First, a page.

Note: please note that this piece of writing is not to encourage or support any illegal substance of narcotics; the aim of this article is to reflect the tradition and culture.
Today, our society is poisoned with various substances of narcotics. The problem is so deep-rooted that every Maldivian family has at least one member who is an addict. UNICEF statistics show that the average age for first time drug users is 12.
History was safe and free from this cancerous stigma. But today beyond the waving palms and turquoise pools, lurks the ugly problem of youth drug addiction. Maldives is existing as a moslem nation for generations. However there are periods when some narcotics substances were used without any legal barrier. One of the most popular narcotic substances used in this regard was Afihun or opium.
This is how Pyrad described what he witnessed in Maldives-, “most of them eat opium, or, as they call it, ‘afihun’, which intoxicates and stupefies them. Not withstanding this, they are all given to this vice without moderation, as well men as women, not to say more of their abominations.”
Afihun was used to achieve altered states of the mind by both men and women. It was widely used in the country. Maldivian have a habit of chewing areca nut with beetle leaf. People often use afihun while having this blend. Irrespective of the ranks or age- mudhims, scholars, fishermen, men, women young and old- aifun was widespread among the Maldivians.
Nowadays people mock at some “lost” youngsters in the world of narcotics on the road and public places. During early days people who use afihun were subjected to the same conditions that some youths who are addicted to today’s narcotics.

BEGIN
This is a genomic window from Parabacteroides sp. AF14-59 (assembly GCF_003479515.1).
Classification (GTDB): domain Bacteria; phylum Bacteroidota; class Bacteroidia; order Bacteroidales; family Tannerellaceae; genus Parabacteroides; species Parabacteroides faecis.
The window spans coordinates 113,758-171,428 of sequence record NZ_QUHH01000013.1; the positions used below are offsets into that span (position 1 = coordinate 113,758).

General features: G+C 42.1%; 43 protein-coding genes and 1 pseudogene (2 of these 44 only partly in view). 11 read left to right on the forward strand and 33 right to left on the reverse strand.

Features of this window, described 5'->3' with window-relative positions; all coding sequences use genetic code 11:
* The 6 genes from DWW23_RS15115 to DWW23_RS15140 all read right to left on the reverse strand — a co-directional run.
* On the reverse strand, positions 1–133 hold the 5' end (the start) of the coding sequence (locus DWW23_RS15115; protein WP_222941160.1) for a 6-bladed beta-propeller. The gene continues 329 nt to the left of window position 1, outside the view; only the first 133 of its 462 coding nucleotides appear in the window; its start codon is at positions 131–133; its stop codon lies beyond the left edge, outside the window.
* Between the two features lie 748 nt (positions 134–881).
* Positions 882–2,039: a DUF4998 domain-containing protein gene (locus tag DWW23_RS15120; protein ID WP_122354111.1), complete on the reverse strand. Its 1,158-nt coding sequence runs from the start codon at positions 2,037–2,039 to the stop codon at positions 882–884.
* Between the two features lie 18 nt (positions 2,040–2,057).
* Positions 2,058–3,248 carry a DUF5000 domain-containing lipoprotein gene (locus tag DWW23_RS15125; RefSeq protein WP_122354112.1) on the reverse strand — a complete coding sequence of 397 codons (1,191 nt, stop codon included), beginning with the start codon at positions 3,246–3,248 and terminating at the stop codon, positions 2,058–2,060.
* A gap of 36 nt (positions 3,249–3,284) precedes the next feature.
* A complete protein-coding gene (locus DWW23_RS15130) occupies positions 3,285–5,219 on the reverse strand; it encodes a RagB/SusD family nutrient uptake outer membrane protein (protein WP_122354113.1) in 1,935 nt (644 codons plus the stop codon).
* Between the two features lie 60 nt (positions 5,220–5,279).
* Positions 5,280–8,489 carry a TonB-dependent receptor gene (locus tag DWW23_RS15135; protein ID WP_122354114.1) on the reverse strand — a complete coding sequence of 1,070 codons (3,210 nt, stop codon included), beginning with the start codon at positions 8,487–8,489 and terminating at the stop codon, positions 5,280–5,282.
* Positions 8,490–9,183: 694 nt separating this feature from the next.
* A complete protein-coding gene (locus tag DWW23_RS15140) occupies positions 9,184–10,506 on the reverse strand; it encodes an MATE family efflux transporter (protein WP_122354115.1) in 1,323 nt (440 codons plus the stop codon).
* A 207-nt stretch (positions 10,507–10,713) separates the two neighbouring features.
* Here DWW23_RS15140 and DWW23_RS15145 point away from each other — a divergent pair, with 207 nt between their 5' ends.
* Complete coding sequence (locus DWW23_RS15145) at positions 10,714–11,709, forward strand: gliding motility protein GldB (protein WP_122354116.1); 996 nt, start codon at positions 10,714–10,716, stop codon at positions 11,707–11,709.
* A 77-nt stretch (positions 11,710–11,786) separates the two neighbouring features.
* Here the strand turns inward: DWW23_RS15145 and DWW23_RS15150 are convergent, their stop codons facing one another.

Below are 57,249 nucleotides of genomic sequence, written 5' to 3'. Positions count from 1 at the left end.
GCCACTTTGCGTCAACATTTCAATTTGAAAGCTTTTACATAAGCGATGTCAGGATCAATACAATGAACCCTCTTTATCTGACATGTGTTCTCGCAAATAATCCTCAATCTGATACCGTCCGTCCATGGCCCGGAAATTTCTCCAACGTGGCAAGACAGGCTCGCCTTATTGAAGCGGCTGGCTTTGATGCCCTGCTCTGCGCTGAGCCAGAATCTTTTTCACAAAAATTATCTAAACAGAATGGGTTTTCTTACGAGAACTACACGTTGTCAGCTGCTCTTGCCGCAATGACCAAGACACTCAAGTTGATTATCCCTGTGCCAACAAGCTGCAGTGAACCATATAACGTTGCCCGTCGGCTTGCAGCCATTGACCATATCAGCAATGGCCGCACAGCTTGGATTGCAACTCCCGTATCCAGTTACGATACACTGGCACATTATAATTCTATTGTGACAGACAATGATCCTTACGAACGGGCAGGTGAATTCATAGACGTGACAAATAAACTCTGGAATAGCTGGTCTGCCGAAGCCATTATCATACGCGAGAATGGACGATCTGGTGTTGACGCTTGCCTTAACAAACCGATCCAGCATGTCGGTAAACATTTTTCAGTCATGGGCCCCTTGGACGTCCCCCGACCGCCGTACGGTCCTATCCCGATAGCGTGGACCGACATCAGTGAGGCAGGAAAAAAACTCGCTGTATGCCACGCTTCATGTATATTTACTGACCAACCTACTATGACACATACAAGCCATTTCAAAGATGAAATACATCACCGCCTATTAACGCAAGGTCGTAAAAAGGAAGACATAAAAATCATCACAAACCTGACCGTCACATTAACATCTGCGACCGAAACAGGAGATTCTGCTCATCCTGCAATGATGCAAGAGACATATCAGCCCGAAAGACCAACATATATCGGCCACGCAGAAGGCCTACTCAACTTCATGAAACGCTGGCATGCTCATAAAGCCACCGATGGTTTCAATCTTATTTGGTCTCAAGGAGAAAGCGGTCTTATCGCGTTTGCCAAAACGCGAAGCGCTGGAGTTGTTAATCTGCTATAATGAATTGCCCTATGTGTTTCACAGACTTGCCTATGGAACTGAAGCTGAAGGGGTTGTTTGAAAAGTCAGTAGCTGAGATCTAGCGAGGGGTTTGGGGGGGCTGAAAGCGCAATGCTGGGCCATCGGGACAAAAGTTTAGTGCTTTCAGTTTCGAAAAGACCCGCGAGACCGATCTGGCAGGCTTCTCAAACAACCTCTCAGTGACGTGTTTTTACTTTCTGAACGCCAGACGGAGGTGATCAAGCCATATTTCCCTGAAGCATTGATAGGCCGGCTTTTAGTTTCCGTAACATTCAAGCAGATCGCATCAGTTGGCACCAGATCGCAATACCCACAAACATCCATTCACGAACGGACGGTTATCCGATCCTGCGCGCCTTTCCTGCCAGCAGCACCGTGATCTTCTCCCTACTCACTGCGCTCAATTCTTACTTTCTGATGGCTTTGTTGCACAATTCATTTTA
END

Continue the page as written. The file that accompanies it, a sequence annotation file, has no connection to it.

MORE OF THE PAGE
Early days people used afihun to relax and draw away the mind from psychological state. Here is a true incident happened- when a person used afihun to take command of a vedi, vessel used to travel to neighboring courtiers, in a life threatening situation.
Afihun and the helmsman
Information provided by Mohamed Ali Didi, Fasiya, Gn.Fuvahmulah
In early days, Maldivians used vedi, a travelling vessel, to travel to Sri Lanka and other countries. A bright sunny day, Vedi of Aadhankoage, or Aadhankoage Vedi, set off from Fuvahmulah. At round 5 pm, after an hour of sailing, like a shot, the weather changed abruptly. The sea became extremely rough. Wind blew at deadly speed. There was no land mass in vicinity. The vedi was rolling; huge swells unleashed on it.
The captain of the boat ordered a sailor to climb up the mast to see whether a land was in vicinity. And a man climbed up the mast. He reached at the top of the mast and clung to it. He shouted, “I am in the middle of a lake. Give me a bucket to clear out the water here.”
The sailor was horrified. He went insane. And two men had to climb up the mast to bring him down. The second sailor who climbed up the mast also went insane. On the spur of the moment, a man shouted, “don’t climb. I will control this vedi.” It was the helmsman, person who steers a ship, of the vedi. He commanded everyone to stay calm. And he advised them to watch closely at the sails of the vedi.
The helmsman could hardly hold the steering wheel of the vedi. He was thrown side to side. Out of the blue, he called a crew. “Bring dhohaaey- areca nut and beetle leaf. Make a heap of it.” He ate the whole heap of the stuff. And said, “Hey, where is afihun. Take a big piece.” He chewed it.
After a while the helmsman’s face turned ecstatic. Sweat trickled down his face and body. Chilled, he commanded, “Stay calm. I am in command.” He said. The vedi that was caught in the middle of the rough sea started to move on the right track.
People were crying; some were stumbled in fear. But the worry-free helmsman had no thoughts of the dangerous situation. However he perfectly held the right cause of the vedi as guided by the maalimy, the chief man in charge of navigation.
After an hour of frightening moments against huge swells and waves, calmness fell on the mighty ocean. And they safely traveled to their destination.